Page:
In its 60 years in power, the People’s Action Party has used three, very starkly different, official historical narratives. In this lecture, PJ Thum explains this historiography and how the current narrative aims to legitimise the continued subjugation of Singaporeans, weaponise nationalism, and perpetuate colonial mindsets.
A lecture that our Managing Director PJ Thum delivered at Stanford University in October. He discusses Singapore’s political development and evolution under the ruling People’s Action Party, how this history has shaped and constrained the current government and politics in Singapore, and how this fits into contemporary Southeast Asia.
Singapore’s Vandalism Act (1966) was designed, from the beginning, as a political tool to humiliate those who fight to exercise their right to free speech and political expression.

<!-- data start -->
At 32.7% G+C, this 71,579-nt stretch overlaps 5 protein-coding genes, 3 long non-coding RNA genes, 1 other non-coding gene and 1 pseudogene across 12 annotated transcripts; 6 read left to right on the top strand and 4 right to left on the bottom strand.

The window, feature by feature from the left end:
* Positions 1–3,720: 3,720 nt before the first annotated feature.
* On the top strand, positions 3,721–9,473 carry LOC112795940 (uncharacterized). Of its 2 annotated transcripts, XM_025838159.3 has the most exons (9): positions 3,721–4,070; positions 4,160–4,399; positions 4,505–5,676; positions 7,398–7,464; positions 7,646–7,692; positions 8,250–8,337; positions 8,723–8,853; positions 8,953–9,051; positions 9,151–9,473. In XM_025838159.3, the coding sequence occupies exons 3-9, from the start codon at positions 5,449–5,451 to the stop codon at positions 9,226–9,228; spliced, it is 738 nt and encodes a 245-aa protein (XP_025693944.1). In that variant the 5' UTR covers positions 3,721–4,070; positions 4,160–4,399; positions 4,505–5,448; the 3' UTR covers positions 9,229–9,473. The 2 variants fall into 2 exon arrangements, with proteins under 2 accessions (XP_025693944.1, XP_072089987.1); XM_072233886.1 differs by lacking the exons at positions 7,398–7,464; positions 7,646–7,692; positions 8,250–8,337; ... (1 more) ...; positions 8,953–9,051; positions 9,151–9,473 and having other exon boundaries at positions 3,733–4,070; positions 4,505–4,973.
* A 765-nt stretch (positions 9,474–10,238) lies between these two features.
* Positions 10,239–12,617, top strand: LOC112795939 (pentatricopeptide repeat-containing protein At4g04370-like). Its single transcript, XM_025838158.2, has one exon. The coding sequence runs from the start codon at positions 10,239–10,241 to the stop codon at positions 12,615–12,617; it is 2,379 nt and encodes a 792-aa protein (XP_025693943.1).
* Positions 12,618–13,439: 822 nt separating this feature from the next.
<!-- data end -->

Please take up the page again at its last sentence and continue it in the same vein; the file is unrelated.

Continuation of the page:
PJ Thum explains the contours of the dispute between the Lee family siblings and why Lee Kuan Yew’s Oxley Road house matters so much to them.
With Singapore’s first racially reserved Presidential election looming, historian Thum Ping Tjin observes that the government’s much vaunted “Chinese-Malay-Indian-Others” model of managing race has historically increased racial tension and strife. So why do they cling to it?
Both the British colonial government and the post-independence People’s Action Party government have used the same three myths to justify their policies. But how true are these myths?